Not what I expected. It seemed to echo Swift by satirising utopianism in the style of early earnest scifi (e.g. H. G. Wells). I thought it'd be more incisive. Defending the production of high art by pointing to Shakespeare as the English zenith made no sense as it implies nothing of significant value was created between 1616 and 1932, and if that's the case it cannot motivate getting off the happy-masses path. Huxley's take on man's relationship with God is crap, mere reductive teleology. Most of the scenarios are so shallowly drawn I couldn't think of it as a dystopia. The characters' emotional infantility is appropriate but also a cop out.

The book sits strangely high on many best-novels-of-the-twentieth-century lists and is more interesting to read about. Wikipedia: there were many charges of plagiarism, the moving-picture adaptations all suck, it got censored (obviously for the sex; the call-to-arms as such is inoffensive pap), how it compares to George Orwell's timeless 1984.

Amor Towles: Table for Two: Fictions. (2024)

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Kindle. Towles's followup to The Lincoln Highway. The writing is often as elegant as his earlier efforts but none of these shorts are fantastic. In order:

  • The Line. Queuing was a big part of life in Moscow after the revolution and looking at how people queue can tell us a lot about a society. (Similarly for toilets and therefore for toilet queues.) Things get confusing as the bloke eventually waits multiple days for an exit visa interview and somehow communicates with the bloke he's in the queue for which presumably calls for another placeholding queuer. (Initially Towles takes care of these kinds of details but steadily loses resolution as Manhattan approaches.)
  • The Ballad of Timothy Touchett. Poor behaviour in the NYC rare books market. The resolution involves Paul Auster who died recently.
  • Hasta Luego. Community-supported alcoholism in NYC.
  • I Will Survive. A prolix domestic drama with a very minor payoff; at 20% of the length it would've been punchy. This is perhaps Towles expressing some permissible doubt about the totalitarianism of human centricity (in cities).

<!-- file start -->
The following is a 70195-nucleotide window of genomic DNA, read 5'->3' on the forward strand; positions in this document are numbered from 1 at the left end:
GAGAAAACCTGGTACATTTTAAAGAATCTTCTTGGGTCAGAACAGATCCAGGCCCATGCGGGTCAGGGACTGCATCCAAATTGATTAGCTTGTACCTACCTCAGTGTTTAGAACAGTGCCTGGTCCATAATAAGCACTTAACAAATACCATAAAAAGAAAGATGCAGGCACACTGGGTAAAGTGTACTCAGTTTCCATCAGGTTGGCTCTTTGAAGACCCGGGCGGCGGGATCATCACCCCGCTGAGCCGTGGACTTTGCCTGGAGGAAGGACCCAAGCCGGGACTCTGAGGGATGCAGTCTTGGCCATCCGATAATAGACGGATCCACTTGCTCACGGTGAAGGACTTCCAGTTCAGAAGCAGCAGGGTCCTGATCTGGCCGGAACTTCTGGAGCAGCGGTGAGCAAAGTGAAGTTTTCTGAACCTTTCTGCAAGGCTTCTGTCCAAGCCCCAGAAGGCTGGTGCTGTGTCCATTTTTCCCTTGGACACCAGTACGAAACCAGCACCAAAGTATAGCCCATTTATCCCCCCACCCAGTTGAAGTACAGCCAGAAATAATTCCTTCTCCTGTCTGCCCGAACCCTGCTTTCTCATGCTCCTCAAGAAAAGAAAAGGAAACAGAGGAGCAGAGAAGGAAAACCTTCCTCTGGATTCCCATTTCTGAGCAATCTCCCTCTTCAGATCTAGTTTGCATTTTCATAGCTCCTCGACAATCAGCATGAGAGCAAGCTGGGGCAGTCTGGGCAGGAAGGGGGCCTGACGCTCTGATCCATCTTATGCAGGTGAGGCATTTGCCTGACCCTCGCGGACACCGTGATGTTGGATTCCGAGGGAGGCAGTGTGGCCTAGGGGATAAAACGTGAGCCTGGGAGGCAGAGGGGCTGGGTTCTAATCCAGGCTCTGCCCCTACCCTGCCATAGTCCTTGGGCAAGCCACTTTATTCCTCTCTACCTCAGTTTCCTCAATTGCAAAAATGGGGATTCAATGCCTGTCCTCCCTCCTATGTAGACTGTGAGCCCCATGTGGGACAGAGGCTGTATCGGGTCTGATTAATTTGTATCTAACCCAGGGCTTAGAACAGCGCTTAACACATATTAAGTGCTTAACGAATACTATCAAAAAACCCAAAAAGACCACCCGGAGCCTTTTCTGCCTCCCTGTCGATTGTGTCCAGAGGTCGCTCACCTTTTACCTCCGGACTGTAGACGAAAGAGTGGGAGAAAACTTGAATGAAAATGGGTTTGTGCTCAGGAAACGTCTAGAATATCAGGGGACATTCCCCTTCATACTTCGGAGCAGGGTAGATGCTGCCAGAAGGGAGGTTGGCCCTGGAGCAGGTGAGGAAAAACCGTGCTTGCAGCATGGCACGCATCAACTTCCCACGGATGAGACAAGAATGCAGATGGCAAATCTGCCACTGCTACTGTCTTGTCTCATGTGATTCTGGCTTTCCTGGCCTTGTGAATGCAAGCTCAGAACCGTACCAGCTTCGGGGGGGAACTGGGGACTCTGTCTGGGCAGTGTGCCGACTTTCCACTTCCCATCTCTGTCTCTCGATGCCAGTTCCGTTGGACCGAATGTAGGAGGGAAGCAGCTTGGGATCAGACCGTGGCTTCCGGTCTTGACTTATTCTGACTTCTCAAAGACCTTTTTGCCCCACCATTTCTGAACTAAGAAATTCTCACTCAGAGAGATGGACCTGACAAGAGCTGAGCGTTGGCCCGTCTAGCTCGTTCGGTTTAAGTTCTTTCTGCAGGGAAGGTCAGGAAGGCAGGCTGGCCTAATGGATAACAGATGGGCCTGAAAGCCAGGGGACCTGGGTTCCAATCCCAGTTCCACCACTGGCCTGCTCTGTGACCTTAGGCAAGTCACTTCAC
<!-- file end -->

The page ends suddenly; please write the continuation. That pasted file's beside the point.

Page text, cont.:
• The Bootlegger. Social mores come unstuck and a moralising/OCD Wall St money man gets some comeuppance at a concert series in Carnegie Hall. Bach's Cello suites star; these had a moment a few years back.
  • The DiDomenico Fragment. An American dynasty has been parting out a DiDeminico masterpiece (of the Annunciation) for generations until one member decides it's time for a heist.

The hard-boiled novella Eve in Hollywood (a mild reworking of what I read previously) is superior to the shorts. I conclude Towles is better at length and just maybe his new stuff is not as good as his old stuff.

Hamilton Cain at the New York Times. Goodreads.

Elliot Ackerman, James G. Stavridis: 2054: A Novel. (2024)

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Kindle. Some days you just want to read a competently-executed airport novel and instead you pick up a sequel significantly worse than its predecessor. Ackerman is deep into negative rewards now.

I've forgotten the specifics of what happened in 2034 but that turned out not to matter. What's at stake in 2054 is more-or-less what's at stake in 2024: a presidential assassination sets off January 6 militia activity and the military fragments along ideological lines. Kurzweil and his one-man creation of "The Singularity" are mentioned regularly but not analysed. Its use as a plot device is woefully underbaked. A major character from 2034 presents as Wintermute and these authors have all the problems William Gibson faced in the early 1980s: cyberspace can be accessed from everywhere but these guys only understand zooming around in meatspace. Just go read Permutation City already.